Upcoming Live Web Events
CLU-IN's ongoing series of Internet Seminars are free, web-based slide presentations with a companion audio portion. We provide two options for accessing the audio portion of the seminar: by phone line or streaming audio simulcast. More information and registration for all Internet Seminars is available by selecting the individual seminar below. Not able to make one of our live offerings? You may also view archived seminars.
Hazardous Waste Export-Import Final...
ITRC Integrated DNAPL Site Strategy
Leveraging Resources for Brownfield...
ITRC Geospatial Analysis for Optimi...
- Which components of the hazardous waste generator regulatory program were revised;
- Which gaps in the regulations were addressed in this rule;
- The greater flexibility provided by this rule for hazardous waste generators to manage their hazardous waste in a cost-effective and protective manner;
- How the hazardous waste generator regulations were reorganized to make them more user-friendly and thus improve their usability by the regulated community; and
- What technical corrections and conforming changes were made to address inadvertent errors, remove obsolete references to programs that no longer exist, and improve the readability of the regulations.
This ITRC Integrated Dense Nonaqueous Phase Liquid Site Strategy (IDSS-1, 2011) technical and regulatory guidance document will assist site managers in development of an integrated site remedial strategy. This course highlights five important features of an IDSS including:
- A conceptual site model (CSM) that is based on reliable characterization and an understanding of the subsurface conditions that control contaminant transport, reactivity, and distribution
- Remedial objectives and performance metrics that are clear, concise, and measureable
- Treatment technologies applied to optimize performance and take advantage of potential synergistic effects
- Monitoring based on interim and final cleanup objectives, the selected treatment technology and approach, and remedial performance goals
- Reevaluating the strategy repeatedly and even modifying the approach when objectives are not being met or when alternative methods offer similar or better outcomes at lower cost
For reference during the training class, participants should have a copy of the flow diagram, Figure 1-2 on page 6 of the ITRC Technical and Regulatory Guidance document, ITRC Integrated Dense Nonaqueous Phase Liquid Site Strategy (IDSS-1, 2011) and available as a 1-page PDF at http://www.cluin.org/conf/itrc/IDSS/ITRC-IDSS-1-Figure1-2.pdf.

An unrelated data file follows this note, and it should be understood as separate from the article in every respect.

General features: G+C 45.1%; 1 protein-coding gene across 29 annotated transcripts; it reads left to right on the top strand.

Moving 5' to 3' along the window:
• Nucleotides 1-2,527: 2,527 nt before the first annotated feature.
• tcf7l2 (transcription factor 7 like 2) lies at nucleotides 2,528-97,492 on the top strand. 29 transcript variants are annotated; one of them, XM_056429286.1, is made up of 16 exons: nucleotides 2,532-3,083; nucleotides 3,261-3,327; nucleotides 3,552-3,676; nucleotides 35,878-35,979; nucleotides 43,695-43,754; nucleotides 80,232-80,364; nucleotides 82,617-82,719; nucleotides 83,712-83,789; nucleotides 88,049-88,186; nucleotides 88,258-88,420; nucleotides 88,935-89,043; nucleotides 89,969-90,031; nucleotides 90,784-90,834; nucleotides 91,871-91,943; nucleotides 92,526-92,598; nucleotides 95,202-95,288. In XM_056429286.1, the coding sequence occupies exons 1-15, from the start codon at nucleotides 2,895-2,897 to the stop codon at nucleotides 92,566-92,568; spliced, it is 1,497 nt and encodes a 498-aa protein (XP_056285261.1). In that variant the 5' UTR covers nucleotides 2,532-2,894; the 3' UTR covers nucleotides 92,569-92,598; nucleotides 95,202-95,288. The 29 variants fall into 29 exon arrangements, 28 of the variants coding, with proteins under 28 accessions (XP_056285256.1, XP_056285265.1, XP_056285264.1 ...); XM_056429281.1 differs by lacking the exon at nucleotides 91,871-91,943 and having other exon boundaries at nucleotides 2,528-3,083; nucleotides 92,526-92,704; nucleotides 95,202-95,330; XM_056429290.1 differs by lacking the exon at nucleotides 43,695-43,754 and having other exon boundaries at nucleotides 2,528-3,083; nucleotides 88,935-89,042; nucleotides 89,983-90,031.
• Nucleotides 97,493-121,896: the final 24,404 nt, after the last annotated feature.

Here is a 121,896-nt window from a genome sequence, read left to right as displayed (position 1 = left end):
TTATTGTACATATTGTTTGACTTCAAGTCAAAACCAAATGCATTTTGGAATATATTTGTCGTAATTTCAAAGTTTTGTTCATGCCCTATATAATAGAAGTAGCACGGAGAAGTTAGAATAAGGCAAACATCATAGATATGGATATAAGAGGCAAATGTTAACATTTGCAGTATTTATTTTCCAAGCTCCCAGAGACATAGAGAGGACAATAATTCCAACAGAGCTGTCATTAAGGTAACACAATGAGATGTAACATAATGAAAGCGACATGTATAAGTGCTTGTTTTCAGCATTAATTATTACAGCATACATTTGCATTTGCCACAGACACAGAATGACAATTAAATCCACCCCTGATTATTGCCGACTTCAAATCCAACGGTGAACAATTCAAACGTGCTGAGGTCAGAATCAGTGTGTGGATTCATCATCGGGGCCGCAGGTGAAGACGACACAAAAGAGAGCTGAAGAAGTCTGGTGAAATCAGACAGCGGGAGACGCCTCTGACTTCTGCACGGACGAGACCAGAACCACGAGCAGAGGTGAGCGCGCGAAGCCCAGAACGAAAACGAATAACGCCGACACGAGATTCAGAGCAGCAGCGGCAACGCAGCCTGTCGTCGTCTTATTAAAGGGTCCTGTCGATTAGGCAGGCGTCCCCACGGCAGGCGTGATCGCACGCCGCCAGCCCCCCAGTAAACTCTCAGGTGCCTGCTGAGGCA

The purpose of ITRC's Geospatial Analysis for Optimization at Environmental Sites (GRO-1) guidance document and this associated training is to explain, educate, and train state regulators and other practitioners in understanding and using geospatial analyses to evaluate optimization opportunities at environmental sites. With the ITRC GRO-1 web-based guidance document and this associated training class, project managers will be able to:
- Evaluate available data and site needs to determine if geospatial analyses are appropriate for a given site
- For a project and specific lifecycle stage, identify optimization questions where geospatial methods can contribution to better decision making
- For a project and optimization question(s), select appropriate geospatial method(s) and software using the geospatial analysis work flow, tables and flow charts in the guidance document
- With geospatial analyses results (note: some geospatial analyses may be performed by the project manager, but many geospatial analyses will be performed by technical experts), explain what the results mean and appropriately apply in decision making
- Use the project managerís tool box, interactive flow charts for choosing geospatial methods and review checklist to use geospatial analyses confidently in decision making
ISM provides representative samples of specific soil volumes defined as Decision Units. An ISM replicate sample is established by collecting numerous increments of soil (typically 30 to 100 increments) that are combined, processed, and subsampled according to specific protocols. ISM is increasingly being used for sampling soils at hazardous waste sites and on suspected contaminated lands. Proponents have found that the coverage afforded by collecting many increments, together with disciplined processing and subsampling of the combined increments, yields consistent and reproducible results that in most instances have been preferable to the results obtained by more traditional (e.g. discrete) sampling approaches.